The Isetta was one of the most successful microcars produced in the post-World War II years—a time when cheap, short-distance transportation was most needed. Although the design originated in Italy, it was built in a number of different countries, including Spain, Belgium, France, Brazil, Germany, and the United Kingdom. Because of its egg shape and bubble-like windows, it became known as a bubble car—a name later given to other similar vehicles.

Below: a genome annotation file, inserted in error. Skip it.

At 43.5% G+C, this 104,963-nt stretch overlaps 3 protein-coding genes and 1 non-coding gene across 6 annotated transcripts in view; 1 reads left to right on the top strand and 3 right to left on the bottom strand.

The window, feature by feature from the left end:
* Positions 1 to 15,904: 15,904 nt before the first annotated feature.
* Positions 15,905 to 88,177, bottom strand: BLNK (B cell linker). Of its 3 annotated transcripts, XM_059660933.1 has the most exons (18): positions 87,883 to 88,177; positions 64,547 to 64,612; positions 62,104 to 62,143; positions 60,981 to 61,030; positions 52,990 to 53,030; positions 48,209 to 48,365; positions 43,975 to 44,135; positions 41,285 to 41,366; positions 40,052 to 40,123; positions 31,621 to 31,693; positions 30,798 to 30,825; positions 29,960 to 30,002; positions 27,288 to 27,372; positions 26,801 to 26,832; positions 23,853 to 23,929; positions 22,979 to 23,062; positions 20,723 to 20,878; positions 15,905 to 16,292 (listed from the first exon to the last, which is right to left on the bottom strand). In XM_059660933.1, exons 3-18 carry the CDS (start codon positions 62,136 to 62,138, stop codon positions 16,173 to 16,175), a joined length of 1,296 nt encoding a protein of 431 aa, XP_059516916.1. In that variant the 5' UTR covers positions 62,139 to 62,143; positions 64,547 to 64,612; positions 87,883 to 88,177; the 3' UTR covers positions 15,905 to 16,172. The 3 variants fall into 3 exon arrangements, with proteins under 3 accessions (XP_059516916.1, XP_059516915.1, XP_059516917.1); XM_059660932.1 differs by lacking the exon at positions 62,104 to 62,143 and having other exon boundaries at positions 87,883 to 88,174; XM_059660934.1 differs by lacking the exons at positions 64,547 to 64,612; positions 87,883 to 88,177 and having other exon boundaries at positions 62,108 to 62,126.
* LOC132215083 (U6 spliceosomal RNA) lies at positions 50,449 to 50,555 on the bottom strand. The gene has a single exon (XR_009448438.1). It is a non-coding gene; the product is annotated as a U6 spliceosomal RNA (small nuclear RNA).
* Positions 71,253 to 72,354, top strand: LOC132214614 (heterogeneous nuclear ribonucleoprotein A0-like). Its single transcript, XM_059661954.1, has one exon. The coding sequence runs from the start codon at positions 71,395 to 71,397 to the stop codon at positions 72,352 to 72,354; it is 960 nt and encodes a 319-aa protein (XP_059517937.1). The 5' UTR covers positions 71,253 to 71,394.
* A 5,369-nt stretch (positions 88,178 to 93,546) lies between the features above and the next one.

The Isetta Moto Coupe DeLuxe; or Isetta 300 was introduced in October of 1956. Considered to be the ‘sliding-window’ Isetta, as longer, sliding side windows replaced the famous bubble windows. The 300 featured an enlarged single cylinder to a 72 mm bore and 73 mm stroke which now achieved a displacement of exactly 298 cc. The compression ratio was already raised from 6.8 to 7.0:1. The engine now got 13 hp at 5200 rpm, while the torque jumped to 18.4 N•m at 4600 rpm. The top speed remained at 53 mph on the Isetta 300.